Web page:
Evidence shows that long-term community-based development initiatives that address these complex push and pull factors causing a small minority of youth to engage in violence can actually increase youth voices, contribute to P/CVE, and strengthen youth participation in peacebuilding. When engaging youth’s leadership and participation within P/CVE efforts, it is critical that stakeholders: 1) work for youth as beneficiaries; 2) engage with youth as partners; and 3) support youth as leaders.

                  Watch this Video to Listen to a Young Iman’s Experience in Preventing Violent Extremism. 

                  Source: OSCE. “Experience of a Young Imam.” May 9, 2017. https://www.youtube.com/watch?v=IgDo4RDC0Tc.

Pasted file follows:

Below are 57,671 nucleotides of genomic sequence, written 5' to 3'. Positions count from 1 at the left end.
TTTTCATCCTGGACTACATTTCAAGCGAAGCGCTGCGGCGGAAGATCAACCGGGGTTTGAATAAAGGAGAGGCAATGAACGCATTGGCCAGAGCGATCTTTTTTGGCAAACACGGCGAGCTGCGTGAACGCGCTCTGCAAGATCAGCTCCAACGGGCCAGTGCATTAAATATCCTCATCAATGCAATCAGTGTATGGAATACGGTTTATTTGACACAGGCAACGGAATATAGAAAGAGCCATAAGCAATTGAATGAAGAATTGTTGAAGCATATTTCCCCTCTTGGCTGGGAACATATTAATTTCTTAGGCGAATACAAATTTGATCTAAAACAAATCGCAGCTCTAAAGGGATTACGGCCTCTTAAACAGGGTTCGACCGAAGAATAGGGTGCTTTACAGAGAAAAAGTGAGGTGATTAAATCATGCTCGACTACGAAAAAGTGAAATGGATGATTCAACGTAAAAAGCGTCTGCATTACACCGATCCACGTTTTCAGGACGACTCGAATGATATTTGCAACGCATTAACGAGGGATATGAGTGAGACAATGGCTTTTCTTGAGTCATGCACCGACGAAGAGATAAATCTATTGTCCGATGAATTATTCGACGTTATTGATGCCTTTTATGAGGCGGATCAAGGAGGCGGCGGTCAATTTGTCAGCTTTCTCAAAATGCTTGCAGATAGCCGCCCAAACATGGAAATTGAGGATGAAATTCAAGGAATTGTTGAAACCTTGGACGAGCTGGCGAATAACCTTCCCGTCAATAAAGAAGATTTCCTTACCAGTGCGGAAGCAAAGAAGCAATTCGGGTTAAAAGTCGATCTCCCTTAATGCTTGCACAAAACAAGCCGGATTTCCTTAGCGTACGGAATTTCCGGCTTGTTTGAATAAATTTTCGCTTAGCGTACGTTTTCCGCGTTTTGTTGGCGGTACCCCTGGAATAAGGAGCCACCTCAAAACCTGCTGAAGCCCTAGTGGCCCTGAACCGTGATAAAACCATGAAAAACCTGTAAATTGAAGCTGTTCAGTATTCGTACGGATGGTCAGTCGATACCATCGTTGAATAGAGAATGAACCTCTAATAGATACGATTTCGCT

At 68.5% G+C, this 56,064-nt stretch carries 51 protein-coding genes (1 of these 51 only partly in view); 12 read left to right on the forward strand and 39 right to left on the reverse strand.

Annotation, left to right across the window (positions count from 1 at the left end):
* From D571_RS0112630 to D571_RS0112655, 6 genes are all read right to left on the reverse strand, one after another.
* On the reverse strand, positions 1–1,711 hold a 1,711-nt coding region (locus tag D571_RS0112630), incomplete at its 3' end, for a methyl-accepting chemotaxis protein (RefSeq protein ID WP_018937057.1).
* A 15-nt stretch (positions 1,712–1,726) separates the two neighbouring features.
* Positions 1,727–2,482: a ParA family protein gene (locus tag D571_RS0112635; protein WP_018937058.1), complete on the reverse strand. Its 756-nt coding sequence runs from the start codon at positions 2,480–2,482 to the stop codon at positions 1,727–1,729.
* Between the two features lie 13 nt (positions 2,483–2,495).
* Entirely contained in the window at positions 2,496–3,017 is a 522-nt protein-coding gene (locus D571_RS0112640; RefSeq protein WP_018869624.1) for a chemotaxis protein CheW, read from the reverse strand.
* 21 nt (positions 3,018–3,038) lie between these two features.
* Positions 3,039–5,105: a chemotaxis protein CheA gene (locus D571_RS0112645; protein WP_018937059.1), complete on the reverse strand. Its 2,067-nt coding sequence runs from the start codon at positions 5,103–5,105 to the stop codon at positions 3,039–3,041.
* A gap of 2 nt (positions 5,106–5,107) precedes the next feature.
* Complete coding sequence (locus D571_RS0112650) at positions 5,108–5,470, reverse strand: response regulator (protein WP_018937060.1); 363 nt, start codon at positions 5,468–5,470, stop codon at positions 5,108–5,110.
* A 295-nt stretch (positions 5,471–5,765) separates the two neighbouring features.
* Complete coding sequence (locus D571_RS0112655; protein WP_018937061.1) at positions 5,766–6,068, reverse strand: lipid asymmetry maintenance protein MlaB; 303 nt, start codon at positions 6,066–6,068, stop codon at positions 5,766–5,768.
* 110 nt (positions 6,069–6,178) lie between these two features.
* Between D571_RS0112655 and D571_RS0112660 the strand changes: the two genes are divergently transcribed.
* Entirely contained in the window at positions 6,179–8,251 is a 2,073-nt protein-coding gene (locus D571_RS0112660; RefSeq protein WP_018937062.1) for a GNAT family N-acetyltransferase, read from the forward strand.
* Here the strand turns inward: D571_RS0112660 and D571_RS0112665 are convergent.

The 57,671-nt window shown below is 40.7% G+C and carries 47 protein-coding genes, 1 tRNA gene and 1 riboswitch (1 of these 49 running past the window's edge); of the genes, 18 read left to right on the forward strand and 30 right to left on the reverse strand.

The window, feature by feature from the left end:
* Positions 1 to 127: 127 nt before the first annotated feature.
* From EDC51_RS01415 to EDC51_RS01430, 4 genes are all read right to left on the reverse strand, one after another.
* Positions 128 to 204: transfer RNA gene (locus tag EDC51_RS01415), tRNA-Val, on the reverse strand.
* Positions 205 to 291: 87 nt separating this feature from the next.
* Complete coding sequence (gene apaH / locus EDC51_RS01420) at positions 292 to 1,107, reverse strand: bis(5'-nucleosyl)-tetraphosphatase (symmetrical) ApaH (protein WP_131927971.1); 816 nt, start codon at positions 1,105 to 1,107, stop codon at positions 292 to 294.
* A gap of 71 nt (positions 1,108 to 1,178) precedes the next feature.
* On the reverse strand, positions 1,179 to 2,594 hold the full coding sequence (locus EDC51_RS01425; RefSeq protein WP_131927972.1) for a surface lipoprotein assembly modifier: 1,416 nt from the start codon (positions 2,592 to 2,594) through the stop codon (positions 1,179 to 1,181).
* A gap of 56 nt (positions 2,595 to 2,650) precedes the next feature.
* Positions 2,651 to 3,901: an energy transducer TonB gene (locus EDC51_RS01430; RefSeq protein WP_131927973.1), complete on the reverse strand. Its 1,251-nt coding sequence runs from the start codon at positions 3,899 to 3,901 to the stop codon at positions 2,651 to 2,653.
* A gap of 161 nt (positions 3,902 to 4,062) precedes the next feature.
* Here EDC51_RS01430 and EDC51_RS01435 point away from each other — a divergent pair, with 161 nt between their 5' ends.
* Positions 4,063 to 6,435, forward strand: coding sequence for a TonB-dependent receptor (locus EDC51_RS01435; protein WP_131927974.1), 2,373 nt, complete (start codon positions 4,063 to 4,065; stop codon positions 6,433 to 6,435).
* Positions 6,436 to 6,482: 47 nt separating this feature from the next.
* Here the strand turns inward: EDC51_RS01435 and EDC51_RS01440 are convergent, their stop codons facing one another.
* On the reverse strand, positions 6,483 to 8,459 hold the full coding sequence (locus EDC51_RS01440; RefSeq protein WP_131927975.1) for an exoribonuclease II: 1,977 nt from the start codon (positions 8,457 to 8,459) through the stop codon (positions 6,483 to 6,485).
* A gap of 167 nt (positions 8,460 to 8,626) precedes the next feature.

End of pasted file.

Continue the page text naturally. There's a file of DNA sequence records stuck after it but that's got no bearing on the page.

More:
• What Did the PAVE Project Discover Regarding Youth

                    Fieldwork in the Western Balkans and the MENA region found a number of vulnerability and resilience factors in addressing the needs of ‘youth’. First, is the issue of the tendency to either discuss ‘youth’ as a gender-neutral category which results in the prioritization of male needs, or to discuss ‘women and children’ as a single category which results in the infantilization of women. Second, youth (particularly young men) are being pathologized and seen as a risk and a threat by security services. This is because of the ways in which radicalization theories and understanding of extremism and terrorism have been absorbed into mainstream thinking. Third, in both regions the problem of high unemployment for youth, with some unemployment rates exceeding 40% on average in the country, makes young people more susceptible to extremist influences. School dropout rates and illiteracy are also contributing to youth’s lack of employment.